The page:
When I was a boy, my highest ambition was to be a soldier. I dreamt of a career as a dashing officer in the Life Guards, adorning myself each week with the gleaming cuirass and plumed helmet worn while on mounted guard, making my rapid ascent to become a field marshal, the youngest since Wellington.
Alas, reality and my poor eyesight were against me; yet I remain devoted to the fanciful idea of answering my nation’s call in time of war should the opportunity ever exist.
What a pleasure, then, to lunch last month among the burnished mahogany and equally burnished members of a London club with Christopher Joll, himself a former Life Guards officer, and Sir Anthony Weldon, late of the Irish Guards. They are the authors of a newly published book called The Drum Horse in the Fountain, an almost indecently entertaining collection of anecdotes about the heroes and rogues of the Household Division from each Regiment’s founding until the present day.
Joll told me over the anchovy rarebit that just after leaving the Army he worked on the Queen’s Silver Jubilee committee. One of his less onerous responsibilities was persuading the British Association of Motor Manufacturers to present Her Majesty with a new Rolls-Royce, as a token of their loyal affection for their Sovereign in her anniversary year.
Following the Jubilee celebrations, HM gave a cocktail party at Windsor Castle to thank the committee members. On being introduced to Joll, the Queen said: “Ah, you’re the man who got me my new car.”
Joll replied that, yes, he had helped, and asked Her Majesty how she liked it. “Oh, it’s very comfortable, thank you.”
A moment of silence followed, so, somewhat against protocol, Joll ventured a question: “Tell me, Ma’am, what was your favourite form of transport during the Jubilee year?”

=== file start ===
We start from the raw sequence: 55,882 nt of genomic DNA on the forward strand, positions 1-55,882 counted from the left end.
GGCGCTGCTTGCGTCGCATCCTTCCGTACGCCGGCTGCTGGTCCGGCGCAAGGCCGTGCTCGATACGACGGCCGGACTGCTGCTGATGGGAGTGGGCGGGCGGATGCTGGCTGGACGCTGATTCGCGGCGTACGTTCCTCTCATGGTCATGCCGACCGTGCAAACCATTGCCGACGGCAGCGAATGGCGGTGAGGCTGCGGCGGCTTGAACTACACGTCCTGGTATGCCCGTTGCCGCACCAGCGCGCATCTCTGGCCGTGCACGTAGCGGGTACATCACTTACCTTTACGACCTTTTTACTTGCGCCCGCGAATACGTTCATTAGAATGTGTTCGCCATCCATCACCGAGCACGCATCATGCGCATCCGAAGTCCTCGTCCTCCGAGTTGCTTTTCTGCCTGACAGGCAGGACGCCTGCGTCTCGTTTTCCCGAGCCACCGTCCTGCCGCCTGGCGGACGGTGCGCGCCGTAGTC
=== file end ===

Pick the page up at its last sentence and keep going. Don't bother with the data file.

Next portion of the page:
“Oh, that’s easy,” replied The Queen vigorously. “Concorde. Champagne at twice the speed of sound: now that’s travel!”
“And what was your least favourite?”
“Oh, that’s easy, too: the new royal train. None of the windows open and the air conditioning doesn’t work.”
Charming as the anecdote is, it caused me a moment of thought to regret that, 42 years on, transport has not improved – indeed, has become markedly worse. Concorde was cast on to the dust heap in 2003 by Mr Blair, one of the most monumentally awful decisions in a premiership not notably short on mistakes. And Britain’s trains are still overheated, under-ventilated and generally uncomfortable.
I wonder whether the situation will have improved by the next Royal Jubilee in three years (God willing). Experience suggests the odds should be long.
As regular readers will know, classical music is rather my bag. Having undertaken a change in lifestyle over the past six months, I now have considerably more time to fill with concerts. What a delight, then, to discover the Wigmore Hall’s under-35s scheme, whereby many of the recitals there are offered to young people at £5 per ticket.
It is the very best sort of encouragement to become a regular concertgoer: for the price of a sandwich, you can go and hear the finest soloists and chamber artists perform repertoire standard and unusual in what is, I think, the finest concert hall in England. What’s more, it seems to be working.
Since beginning to go more often, I have noticed many more young faces in the audience than is the case at, say, the nearby Cadogan Hall.
Go once or twice a week, as I do, and one sees the same faces at concert after concert. The combination of exemplary performers, varied repertoire and truly affordable tickets is winning the devotion of a new generation. The Wigmore’s director, John Gilhooly, deserves to have his OBE advanced to K and become Sir John before too long.
In a recent interview, my dear friend Julian Malins QC was asked when he plans to retire. This swashbuckler of the commercial bar, Oxford boxing triple Blue and rugby international treated the idea with the foul scorn it deserves.
“Never,” he told the website Arabisk London. “I want to die in court on my feet addressing the judge. There is a tradition in the common law world that if that happens, the judge must give judgment in your favour. It would be good to go out on a win.”
Certainly something for any barristers to bear in mind, should they find themselves losing the jury during their closing speech. Though perhaps a little too drastic if the case at hand is over a parking ticket.
David Oldroyd-Bolt is a writer, pianist and communications consultant
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